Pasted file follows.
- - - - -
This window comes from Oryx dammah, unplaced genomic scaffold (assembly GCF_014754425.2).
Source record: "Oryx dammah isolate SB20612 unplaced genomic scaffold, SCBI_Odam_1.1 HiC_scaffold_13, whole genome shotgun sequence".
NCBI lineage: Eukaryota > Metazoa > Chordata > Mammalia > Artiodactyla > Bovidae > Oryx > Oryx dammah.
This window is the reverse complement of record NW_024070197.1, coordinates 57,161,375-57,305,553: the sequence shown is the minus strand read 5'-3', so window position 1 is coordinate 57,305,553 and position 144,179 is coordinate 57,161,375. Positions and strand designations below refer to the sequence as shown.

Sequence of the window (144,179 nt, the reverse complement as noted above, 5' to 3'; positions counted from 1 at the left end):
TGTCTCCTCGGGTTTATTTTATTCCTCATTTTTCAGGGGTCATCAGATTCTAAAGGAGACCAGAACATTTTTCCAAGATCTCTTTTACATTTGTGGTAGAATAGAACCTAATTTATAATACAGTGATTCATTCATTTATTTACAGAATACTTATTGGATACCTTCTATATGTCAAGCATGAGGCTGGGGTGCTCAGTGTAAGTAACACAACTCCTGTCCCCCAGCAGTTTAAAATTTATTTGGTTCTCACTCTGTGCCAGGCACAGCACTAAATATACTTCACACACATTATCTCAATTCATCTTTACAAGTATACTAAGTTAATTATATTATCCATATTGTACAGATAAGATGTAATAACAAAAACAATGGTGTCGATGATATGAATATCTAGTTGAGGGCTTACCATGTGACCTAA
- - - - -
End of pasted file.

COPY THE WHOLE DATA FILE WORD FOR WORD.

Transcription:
This window comes from Oryx dammah, unplaced genomic scaffold (assembly GCF_014754425.2).
Source record: "Oryx dammah isolate SB20612 unplaced genomic scaffold, SCBI_Odam_1.1 HiC_scaffold_13, whole genome shotgun sequence".
NCBI lineage: Eukaryota > Metazoa > Chordata > Mammalia > Artiodactyla > Bovidae > Oryx > Oryx dammah.
This window is the reverse complement of record NW_024070197.1, coordinates 57,161,375-57,305,553: the sequence shown is the minus strand read 5'-3', so window position 1 is coordinate 57,305,553 and position 144,179 is coordinate 57,161,375. Positions and strand designations below refer to the sequence as shown.

Sequence of the window (144,179 nt, the reverse complement as noted above, 5' to 3'; positions counted from 1 at the left end):
TGTCTCCTCGGGTTTATTTTATTCCTCATTTTTCAGGGGTCATCAGATTCTAAAGGAGACCAGAACATTTTTCCAAGATCTCTTTTACATTTGTGGTAGAATAGAACCTAATTTATAATACAGTGATTCATTCATTTATTTACAGAATACTTATTGGATACCTTCTATATGTCAAGCATGAGGCTGGGGTGCTCAGTGTAAGTAACACAACTCCTGTCCCCCAGCAGTTTAAAATTTATTTGGTTCTCACTCTGTGCCAGGCACAGCACTAAATATACTTCACACACATTATCTCAATTCATCTTTACAAGTATACTAAGTTAATTATATTATCCATATTGTACAGATAAGATGTAATAACAAAAACAATGGTGTCGATGATATGAATATCTAGTTGAGGGCTTACCATGTGACCTAA